The following is the second response from Paige Hochschild:

It is a great pleasure to have Brad Gregory here with us at the Mount.  The best thing about his book is that a number of us read it together—an indirect sort of thanks to the author!  The Unintended Reformation was the occasion for the display of some real intellectual rigour and inter-disciplinary conversation.  It was also the occasion for intra-denominational combat, pro- and anti-modern hymnody, methodological crises, and political-theoretical indignation.  In the end, however, as a small Catholic institution attempting to ask just the kind of questions about “Catholic identity” to which Gregory alludes, reading this book was (I hope) a constructive move on the part of our faculty to take on-going intellectual responsibility for our heritage and mission.[1]  John Haldane, a celebrated intellectual who spends about half of his time at Notre Dame, recently passed through town, giving a fine lecture on the modern Catholic university.  He proposed that small institutions like the Mount might become the last places where learning for wisdom could prevail over the forces of specialization, research outcomes and technical-career preparation; as a place where history would dominate broadly over the humanities as a method and sensibility; and finally as a place where something like Newman’s university could at last be instantiated—non-sectarian, but ordered to truth. 

Gregory’s book has received plenty of press, with some critiques more substantial than others.[2]   Even the title, over the striking cover design, immediately provokes a reaction.  I believe this is the intent, given that the final two chapters find Catholics and magisterial Protestants united as both perpetrators and victims of modernity.  While Gregory concludes without any trace of “nostalgia,” many readers wonder what the wistful praise of the Benedictine ideal might really conceal.  Gregory is not an ideologue; he is a cultural critic and an untimely prophet, and his overall “genealogical narrative” is deeply compelling.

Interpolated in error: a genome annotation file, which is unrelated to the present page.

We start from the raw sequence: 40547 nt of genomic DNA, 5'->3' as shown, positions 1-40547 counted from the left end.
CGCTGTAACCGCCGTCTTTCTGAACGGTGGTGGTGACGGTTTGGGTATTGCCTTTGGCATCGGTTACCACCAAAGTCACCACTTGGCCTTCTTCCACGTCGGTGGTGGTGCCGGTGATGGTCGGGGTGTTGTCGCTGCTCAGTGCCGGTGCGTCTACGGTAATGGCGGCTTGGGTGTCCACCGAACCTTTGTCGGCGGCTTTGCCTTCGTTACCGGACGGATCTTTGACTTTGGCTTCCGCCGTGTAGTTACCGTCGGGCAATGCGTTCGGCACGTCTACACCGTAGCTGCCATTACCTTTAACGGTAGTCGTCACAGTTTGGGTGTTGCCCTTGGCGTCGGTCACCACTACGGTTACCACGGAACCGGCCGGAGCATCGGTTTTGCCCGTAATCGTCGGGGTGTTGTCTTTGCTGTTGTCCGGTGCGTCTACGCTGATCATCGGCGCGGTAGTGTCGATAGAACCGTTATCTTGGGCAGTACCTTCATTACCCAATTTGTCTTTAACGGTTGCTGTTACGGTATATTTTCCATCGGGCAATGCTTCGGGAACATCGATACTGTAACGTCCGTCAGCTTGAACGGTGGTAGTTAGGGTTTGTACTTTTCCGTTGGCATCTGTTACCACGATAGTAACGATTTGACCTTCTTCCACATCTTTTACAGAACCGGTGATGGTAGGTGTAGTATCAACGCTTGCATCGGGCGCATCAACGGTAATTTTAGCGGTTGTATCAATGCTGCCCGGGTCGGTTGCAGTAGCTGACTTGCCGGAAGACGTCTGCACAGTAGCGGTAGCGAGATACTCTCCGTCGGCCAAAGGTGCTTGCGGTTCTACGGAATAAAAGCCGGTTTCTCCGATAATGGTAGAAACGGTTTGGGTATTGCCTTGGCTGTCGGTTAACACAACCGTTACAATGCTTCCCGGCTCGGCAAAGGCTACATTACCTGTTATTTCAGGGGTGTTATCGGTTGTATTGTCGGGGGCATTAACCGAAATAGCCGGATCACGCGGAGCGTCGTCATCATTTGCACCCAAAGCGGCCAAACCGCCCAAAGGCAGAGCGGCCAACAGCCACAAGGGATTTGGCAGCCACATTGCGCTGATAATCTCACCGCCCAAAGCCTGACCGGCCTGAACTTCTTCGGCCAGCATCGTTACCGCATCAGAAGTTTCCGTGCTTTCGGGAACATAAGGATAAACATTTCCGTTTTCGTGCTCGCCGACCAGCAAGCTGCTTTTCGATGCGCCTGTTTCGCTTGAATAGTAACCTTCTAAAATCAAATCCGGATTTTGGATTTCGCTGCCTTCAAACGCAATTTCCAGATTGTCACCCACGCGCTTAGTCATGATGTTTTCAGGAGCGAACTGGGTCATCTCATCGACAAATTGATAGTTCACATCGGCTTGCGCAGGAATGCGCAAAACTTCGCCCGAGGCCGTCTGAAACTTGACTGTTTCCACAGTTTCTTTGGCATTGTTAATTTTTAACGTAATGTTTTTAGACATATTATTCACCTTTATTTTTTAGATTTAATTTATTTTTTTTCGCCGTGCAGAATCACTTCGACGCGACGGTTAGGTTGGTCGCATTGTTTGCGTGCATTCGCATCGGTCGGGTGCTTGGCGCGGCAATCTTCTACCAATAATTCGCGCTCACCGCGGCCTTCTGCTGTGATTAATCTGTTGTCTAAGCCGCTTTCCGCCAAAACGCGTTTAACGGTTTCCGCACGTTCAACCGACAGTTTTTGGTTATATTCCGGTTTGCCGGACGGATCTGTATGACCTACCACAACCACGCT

Whether one considers outcomes such as economic injustice or environmental degradation (as Gregory frequently does), or whether one considers cultural symptoms such as the negative effects of social mobility, the shallow tone of public discourse, or the sad eschatology proclaimed from the side of a Walmart semi-trailer: “buy more stuff, for less money, and you will have a better life”—one must receive Gregory’s book as yet another warning about the dangers of modern forgetting.  Gregory freely admits that his argument is not original, following as it does in the line of Nietzsche, Funkenstein, MacIntyre, Lasch and Berry.  It is hard to celebrate our apparent inability to negotiate properly moral categories in a polity that prizes “negative liberty.”[3]  It appears that religious pluralism can only be preserved by the combination of a powerful secular state and the near-total subtraction of religion from public discourse: this is a crucial theme in Gregory’s book.  We all feel in our daily lives the price that we pay for the great benefit of progress through technological economy—and if we do not feel it, we should.  We should reflect upon the costs of our luxury, our ease, our shallow carelessness with the lives and well-being of others; we should feel that our excess de iure belongs to the wounded neighbor at our doorstep.